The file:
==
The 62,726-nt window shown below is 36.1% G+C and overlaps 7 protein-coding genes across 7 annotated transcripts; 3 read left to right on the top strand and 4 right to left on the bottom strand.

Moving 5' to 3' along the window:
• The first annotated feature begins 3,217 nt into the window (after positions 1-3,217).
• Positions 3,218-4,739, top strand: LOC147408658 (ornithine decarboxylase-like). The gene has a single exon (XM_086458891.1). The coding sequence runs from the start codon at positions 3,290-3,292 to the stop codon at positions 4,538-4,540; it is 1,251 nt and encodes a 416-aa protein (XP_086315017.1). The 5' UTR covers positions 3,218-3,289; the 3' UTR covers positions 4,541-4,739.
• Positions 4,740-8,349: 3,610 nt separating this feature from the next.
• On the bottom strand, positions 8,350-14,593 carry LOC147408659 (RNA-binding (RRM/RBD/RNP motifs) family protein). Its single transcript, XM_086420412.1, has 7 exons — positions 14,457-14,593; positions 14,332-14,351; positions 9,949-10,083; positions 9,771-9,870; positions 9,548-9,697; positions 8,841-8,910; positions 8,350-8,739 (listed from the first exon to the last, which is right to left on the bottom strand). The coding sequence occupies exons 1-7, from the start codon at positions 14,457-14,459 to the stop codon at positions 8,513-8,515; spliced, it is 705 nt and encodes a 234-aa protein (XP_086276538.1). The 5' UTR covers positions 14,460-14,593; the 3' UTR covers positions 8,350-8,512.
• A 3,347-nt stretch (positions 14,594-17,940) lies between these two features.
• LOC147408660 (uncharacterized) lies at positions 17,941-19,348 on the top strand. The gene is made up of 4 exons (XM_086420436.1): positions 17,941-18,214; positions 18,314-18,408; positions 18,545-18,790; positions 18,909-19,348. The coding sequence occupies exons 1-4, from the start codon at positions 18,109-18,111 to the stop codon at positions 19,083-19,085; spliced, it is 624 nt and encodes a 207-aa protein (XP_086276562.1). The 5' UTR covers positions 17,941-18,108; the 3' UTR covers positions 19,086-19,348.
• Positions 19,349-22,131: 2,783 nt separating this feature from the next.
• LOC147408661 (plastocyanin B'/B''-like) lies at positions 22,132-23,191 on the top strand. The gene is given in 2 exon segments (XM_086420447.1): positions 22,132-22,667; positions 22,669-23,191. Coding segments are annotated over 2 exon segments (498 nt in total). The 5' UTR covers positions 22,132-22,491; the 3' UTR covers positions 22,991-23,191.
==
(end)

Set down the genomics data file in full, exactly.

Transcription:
The 62,726-nt window shown below is 36.1% G+C and overlaps 7 protein-coding genes across 7 annotated transcripts; 3 read left to right on the top strand and 4 right to left on the bottom strand.

Moving 5' to 3' along the window:
• The first annotated feature begins 3,217 nt into the window (after positions 1-3,217).
• Positions 3,218-4,739, top strand: LOC147408658 (ornithine decarboxylase-like). The gene has a single exon (XM_086458891.1). The coding sequence runs from the start codon at positions 3,290-3,292 to the stop codon at positions 4,538-4,540; it is 1,251 nt and encodes a 416-aa protein (XP_086315017.1). The 5' UTR covers positions 3,218-3,289; the 3' UTR covers positions 4,541-4,739.
• Positions 4,740-8,349: 3,610 nt separating this feature from the next.
• On the bottom strand, positions 8,350-14,593 carry LOC147408659 (RNA-binding (RRM/RBD/RNP motifs) family protein). Its single transcript, XM_086420412.1, has 7 exons — positions 14,457-14,593; positions 14,332-14,351; positions 9,949-10,083; positions 9,771-9,870; positions 9,548-9,697; positions 8,841-8,910; positions 8,350-8,739 (listed from the first exon to the last, which is right to left on the bottom strand). The coding sequence occupies exons 1-7, from the start codon at positions 14,457-14,459 to the stop codon at positions 8,513-8,515; spliced, it is 705 nt and encodes a 234-aa protein (XP_086276538.1). The 5' UTR covers positions 14,460-14,593; the 3' UTR covers positions 8,350-8,512.
• A 3,347-nt stretch (positions 14,594-17,940) lies between these two features.
• LOC147408660 (uncharacterized) lies at positions 17,941-19,348 on the top strand. The gene is made up of 4 exons (XM_086420436.1): positions 17,941-18,214; positions 18,314-18,408; positions 18,545-18,790; positions 18,909-19,348. The coding sequence occupies exons 1-4, from the start codon at positions 18,109-18,111 to the stop codon at positions 19,083-19,085; spliced, it is 624 nt and encodes a 207-aa protein (XP_086276562.1). The 5' UTR covers positions 17,941-18,108; the 3' UTR covers positions 19,086-19,348.
• Positions 19,349-22,131: 2,783 nt separating this feature from the next.
• LOC147408661 (plastocyanin B'/B''-like) lies at positions 22,132-23,191 on the top strand. The gene is given in 2 exon segments (XM_086420447.1): positions 22,132-22,667; positions 22,669-23,191. Coding segments are annotated over 2 exon segments (498 nt in total). The 5' UTR covers positions 22,132-22,491; the 3' UTR covers positions 22,991-23,191.